Group to tell D.C. Council committee about ‘street harassment’ on Metro
By Dana Hedgpeth,
A man walks up to a woman on a Metro train and tells her she looks good in that skirt.
Is that an insult, sexual harassment or a compliment?
A grass-roots group says it’s a form of “street harassment” that has become all too common throughout the transit network.
Members of Collective Action for Safe Spaces/Holla Back DC said they will speak about sexual harassment Wednesday before the D.C. Council’s Committee on Government Operations. Metro General Manager Richard Sarles and some of his senior staff are expected to testify on the transit agency’s performance over the past year. Council member Muriel Bowser (D-Ward 4), who is also on the Metro board, heads the committee.
Collective Action, according to its Web site, fights “street harassment in America’s capital by empowering Washingtonians to speak out against gender-based sexual harassment and assault.”
Chai Shenoy, co-founder of Collective Action, said her group is worried about the stories it receives and posts on its Web site about sexual harassment on
buses and trains and at Metro stops.
The group, which has been around since 2009, was started as an online forum where people could submit their accounts of public sexual harassment and assault incidents. It has eight board members, plus three volunteer staffers and several dozen volunteers, Shenoy said.
She helped start the group after a passenger exposed himself to her while she was on a nearly empty rail car on the Red Line one weekend.
“I didn’t know what to do and feared for my safety,” she said. “I wanted to do something and share my experience with others.”
Shenoy said she has called and e-mailed Metro about some of the incidents that have been reported to the Web site but has received only a generic e-mail response.
“We’re shocked about how much sexual harassment occurs,” Shenoy said.
Metro Transit Police Deputy Chief Ron Pavlik said his department takes reports of sexual harassment and sexual assault incidents seriously. He says the transit police have have not seen an increase in reports of indecent exposure, rape or other types of sexual assaults.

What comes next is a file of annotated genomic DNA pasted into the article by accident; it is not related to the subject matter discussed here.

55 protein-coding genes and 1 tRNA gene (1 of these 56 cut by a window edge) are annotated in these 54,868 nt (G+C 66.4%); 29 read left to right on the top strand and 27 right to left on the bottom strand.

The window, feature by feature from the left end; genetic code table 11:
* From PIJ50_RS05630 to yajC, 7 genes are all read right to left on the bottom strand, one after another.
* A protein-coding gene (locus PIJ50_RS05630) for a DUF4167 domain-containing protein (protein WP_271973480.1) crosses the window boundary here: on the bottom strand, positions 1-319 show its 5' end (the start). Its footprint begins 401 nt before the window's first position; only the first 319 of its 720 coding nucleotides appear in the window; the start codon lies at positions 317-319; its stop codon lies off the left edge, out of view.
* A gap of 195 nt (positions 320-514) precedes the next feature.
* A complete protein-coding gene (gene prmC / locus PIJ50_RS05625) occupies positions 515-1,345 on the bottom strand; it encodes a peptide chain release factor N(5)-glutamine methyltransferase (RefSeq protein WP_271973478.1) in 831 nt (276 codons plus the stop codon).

According to Metro, 84 cases involving sexual offenses were reported to Transit Police last year. They included one rape and 40 cases of indecent exposure or other sexual acts. Of the 40, 12 involved arrests.
Officials said Metro does not track sexual harassment complaints. But Pavlik said passengers who think that they have been sexually harassed should report the incident to Transit Police. Officers receive sensitivity training in handling such complaints, he said.
He cautioned, however, that a variety of behaviors could be considered harassment.
“Someone telling another person: ‘You look good. Can I have your phone number?’ — you may not like it, but I can’t arrest the person,” Pavlik said.
Reports including sexual assault and indecent exposure are investigated, he said.
Last year, Transit Police received reports of two men touching passengers and allegedly masturbating on the Orange and Red lines.
A man was arrested in the Red Line case. Another man was arrested in the incidents on the Orange Line and underwent a mental-health evaluation, police said.
Shenoy said Collective Action wants to testify before the D.C Council so that officials “take sexual harassment seriously.”
The group also is pushing for Metro employees to receive training on dealing with passengers who report sexual harassment and assaults and for more training for Transit Police officers.
Shenoy said the group also wants to see Metro undertake a public service campaign to educate people on such issues, similar to its “See Something, Say Something” anti-terrorism campaign.
“Metro can do a lot more than it has done, which to this date and to my knowledge is very little,” Shenoy said.